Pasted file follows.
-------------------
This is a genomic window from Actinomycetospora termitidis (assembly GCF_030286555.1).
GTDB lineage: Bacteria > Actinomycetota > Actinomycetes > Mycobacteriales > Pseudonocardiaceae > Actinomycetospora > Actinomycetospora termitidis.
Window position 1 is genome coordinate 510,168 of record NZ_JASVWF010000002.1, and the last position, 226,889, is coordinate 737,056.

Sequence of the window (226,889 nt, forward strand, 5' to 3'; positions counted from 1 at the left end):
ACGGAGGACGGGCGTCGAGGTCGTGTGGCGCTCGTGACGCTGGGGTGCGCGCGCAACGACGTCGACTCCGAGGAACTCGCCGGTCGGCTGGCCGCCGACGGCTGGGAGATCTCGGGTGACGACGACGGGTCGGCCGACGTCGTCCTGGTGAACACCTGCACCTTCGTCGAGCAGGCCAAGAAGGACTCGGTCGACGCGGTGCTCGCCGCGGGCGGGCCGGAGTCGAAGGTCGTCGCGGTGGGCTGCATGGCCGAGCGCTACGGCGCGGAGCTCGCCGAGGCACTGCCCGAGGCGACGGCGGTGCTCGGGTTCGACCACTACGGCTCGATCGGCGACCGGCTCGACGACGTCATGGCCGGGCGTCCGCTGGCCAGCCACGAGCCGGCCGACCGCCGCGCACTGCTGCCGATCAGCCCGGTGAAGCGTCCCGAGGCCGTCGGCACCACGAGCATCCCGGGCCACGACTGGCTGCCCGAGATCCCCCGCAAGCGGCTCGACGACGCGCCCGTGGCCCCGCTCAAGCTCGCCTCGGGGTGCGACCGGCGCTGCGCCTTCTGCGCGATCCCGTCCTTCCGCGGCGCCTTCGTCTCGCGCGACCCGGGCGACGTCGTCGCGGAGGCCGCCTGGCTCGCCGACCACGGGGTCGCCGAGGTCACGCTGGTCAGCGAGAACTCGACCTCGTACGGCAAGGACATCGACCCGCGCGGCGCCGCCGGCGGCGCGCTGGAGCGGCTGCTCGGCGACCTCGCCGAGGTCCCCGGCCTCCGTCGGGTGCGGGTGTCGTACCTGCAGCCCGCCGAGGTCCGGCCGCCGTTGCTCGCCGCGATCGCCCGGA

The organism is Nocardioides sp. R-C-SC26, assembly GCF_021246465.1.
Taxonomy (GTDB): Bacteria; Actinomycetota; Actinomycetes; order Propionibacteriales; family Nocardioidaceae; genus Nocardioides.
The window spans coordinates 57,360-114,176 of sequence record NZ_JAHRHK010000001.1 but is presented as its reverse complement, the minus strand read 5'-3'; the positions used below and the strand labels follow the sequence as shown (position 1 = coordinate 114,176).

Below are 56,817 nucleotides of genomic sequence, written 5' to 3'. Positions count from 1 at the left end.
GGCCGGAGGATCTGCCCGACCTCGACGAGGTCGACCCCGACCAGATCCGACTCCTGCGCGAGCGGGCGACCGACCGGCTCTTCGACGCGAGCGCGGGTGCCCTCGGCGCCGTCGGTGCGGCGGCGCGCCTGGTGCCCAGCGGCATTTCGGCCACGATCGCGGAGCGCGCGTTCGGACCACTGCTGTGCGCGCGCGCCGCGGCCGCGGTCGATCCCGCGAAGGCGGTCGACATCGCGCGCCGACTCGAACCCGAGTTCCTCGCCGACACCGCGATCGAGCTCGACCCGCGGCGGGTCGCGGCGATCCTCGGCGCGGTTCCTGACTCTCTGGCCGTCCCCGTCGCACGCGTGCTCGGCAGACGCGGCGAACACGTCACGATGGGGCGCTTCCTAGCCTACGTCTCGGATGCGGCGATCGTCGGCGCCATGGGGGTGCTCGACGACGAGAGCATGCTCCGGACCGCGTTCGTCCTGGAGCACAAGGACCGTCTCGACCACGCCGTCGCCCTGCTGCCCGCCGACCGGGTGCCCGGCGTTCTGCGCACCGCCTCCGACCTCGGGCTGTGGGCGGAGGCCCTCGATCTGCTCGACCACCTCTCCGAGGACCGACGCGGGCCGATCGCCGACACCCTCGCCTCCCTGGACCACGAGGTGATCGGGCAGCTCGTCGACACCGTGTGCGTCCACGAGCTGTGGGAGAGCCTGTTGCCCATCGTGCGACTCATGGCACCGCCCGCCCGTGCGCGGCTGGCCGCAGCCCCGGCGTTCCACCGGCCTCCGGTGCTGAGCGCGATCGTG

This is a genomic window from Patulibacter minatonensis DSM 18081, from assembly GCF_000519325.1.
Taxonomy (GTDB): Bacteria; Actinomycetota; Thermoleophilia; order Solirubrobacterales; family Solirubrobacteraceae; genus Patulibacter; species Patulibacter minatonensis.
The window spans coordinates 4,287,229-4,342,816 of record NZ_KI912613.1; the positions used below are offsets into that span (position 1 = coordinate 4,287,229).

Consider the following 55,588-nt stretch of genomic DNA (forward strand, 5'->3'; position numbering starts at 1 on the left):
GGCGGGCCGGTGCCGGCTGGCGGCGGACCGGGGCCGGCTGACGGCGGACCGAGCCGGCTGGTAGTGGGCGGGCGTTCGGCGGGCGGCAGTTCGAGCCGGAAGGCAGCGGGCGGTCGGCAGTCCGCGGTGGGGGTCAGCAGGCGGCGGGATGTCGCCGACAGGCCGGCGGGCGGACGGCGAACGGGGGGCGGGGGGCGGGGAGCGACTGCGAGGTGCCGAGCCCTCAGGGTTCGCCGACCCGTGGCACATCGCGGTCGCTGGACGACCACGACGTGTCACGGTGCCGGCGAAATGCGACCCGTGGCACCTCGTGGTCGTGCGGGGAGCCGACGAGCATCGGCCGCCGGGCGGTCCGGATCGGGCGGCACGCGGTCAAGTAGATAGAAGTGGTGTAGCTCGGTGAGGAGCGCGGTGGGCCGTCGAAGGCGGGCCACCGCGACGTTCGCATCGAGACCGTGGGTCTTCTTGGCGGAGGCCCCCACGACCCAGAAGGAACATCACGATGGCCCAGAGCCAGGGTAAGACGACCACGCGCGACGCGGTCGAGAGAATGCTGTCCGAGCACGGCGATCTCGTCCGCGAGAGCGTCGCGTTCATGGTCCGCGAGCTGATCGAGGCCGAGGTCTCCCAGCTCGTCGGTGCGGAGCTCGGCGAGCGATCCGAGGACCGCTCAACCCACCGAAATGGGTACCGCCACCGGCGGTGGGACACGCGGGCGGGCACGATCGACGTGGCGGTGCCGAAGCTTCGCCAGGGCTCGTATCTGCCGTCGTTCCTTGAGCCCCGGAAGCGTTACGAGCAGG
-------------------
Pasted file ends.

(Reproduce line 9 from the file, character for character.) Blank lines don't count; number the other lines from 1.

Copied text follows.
Below are 56,817 nucleotides of genomic sequence, written 5' to 3'. Positions count from 1 at the left end.